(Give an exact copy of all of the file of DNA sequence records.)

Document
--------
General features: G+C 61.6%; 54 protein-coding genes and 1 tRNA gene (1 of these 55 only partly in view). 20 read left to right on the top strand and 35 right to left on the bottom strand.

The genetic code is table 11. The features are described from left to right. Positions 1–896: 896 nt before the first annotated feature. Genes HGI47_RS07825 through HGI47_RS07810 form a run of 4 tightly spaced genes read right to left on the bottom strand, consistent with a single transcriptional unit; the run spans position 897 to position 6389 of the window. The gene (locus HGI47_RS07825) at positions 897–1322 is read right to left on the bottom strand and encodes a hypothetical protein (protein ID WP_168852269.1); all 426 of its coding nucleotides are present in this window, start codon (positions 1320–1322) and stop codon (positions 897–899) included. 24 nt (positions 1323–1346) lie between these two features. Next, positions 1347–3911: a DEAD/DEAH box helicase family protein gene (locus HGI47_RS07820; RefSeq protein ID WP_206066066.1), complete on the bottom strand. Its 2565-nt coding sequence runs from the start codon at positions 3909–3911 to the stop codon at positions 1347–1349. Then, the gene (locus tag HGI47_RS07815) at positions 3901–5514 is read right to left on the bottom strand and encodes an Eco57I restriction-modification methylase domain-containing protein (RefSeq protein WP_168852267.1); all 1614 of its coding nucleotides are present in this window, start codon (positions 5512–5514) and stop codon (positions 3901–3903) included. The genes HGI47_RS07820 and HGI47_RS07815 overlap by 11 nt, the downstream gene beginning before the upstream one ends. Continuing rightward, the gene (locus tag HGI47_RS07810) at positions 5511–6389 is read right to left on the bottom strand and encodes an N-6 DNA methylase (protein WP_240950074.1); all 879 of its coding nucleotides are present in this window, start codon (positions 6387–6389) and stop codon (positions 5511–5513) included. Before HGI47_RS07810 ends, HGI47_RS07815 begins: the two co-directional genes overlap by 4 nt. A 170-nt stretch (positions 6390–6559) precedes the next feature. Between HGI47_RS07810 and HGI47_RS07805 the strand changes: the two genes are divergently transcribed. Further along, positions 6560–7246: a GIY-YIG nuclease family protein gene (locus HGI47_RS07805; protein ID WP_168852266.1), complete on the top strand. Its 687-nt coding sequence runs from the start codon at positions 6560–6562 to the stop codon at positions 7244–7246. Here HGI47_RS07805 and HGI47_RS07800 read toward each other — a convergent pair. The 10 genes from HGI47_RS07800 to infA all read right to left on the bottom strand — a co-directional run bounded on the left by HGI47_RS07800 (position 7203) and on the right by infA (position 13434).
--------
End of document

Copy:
General features: G+C 61.6%; 54 protein-coding genes and 1 tRNA gene (1 of these 55 only partly in view). 20 read left to right on the top strand and 35 right to left on the bottom strand.

The genetic code is table 11. The features are described from left to right. Positions 1–896: 896 nt before the first annotated feature. Genes HGI47_RS07825 through HGI47_RS07810 form a run of 4 tightly spaced genes read right to left on the bottom strand, consistent with a single transcriptional unit; the run spans position 897 to position 6389 of the window. The gene (locus HGI47_RS07825) at positions 897–1322 is read right to left on the bottom strand and encodes a hypothetical protein (protein ID WP_168852269.1); all 426 of its coding nucleotides are present in this window, start codon (positions 1320–1322) and stop codon (positions 897–899) included. 24 nt (positions 1323–1346) lie between these two features. Next, positions 1347–3911: a DEAD/DEAH box helicase family protein gene (locus HGI47_RS07820; RefSeq protein ID WP_206066066.1), complete on the bottom strand. Its 2565-nt coding sequence runs from the start codon at positions 3909–3911 to the stop codon at positions 1347–1349. Then, the gene (locus tag HGI47_RS07815) at positions 3901–5514 is read right to left on the bottom strand and encodes an Eco57I restriction-modification methylase domain-containing protein (RefSeq protein WP_168852267.1); all 1614 of its coding nucleotides are present in this window, start codon (positions 5512–5514) and stop codon (positions 3901–3903) included. The genes HGI47_RS07820 and HGI47_RS07815 overlap by 11 nt, the downstream gene beginning before the upstream one ends. Continuing rightward, the gene (locus tag HGI47_RS07810) at positions 5511–6389 is read right to left on the bottom strand and encodes an N-6 DNA methylase (protein WP_240950074.1); all 879 of its coding nucleotides are present in this window, start codon (positions 6387–6389) and stop codon (positions 5511–5513) included. Before HGI47_RS07810 ends, HGI47_RS07815 begins: the two co-directional genes overlap by 4 nt. A 170-nt stretch (positions 6390–6559) precedes the next feature. Between HGI47_RS07810 and HGI47_RS07805 the strand changes: the two genes are divergently transcribed. Further along, positions 6560–7246: a GIY-YIG nuclease family protein gene (locus HGI47_RS07805; protein ID WP_168852266.1), complete on the top strand. Its 687-nt coding sequence runs from the start codon at positions 6560–6562 to the stop codon at positions 7244–7246. Here HGI47_RS07805 and HGI47_RS07800 read toward each other — a convergent pair. The 10 genes from HGI47_RS07800 to infA all read right to left on the bottom strand — a co-directional run bounded on the left by HGI47_RS07800 (position 7203) and on the right by infA (position 13434).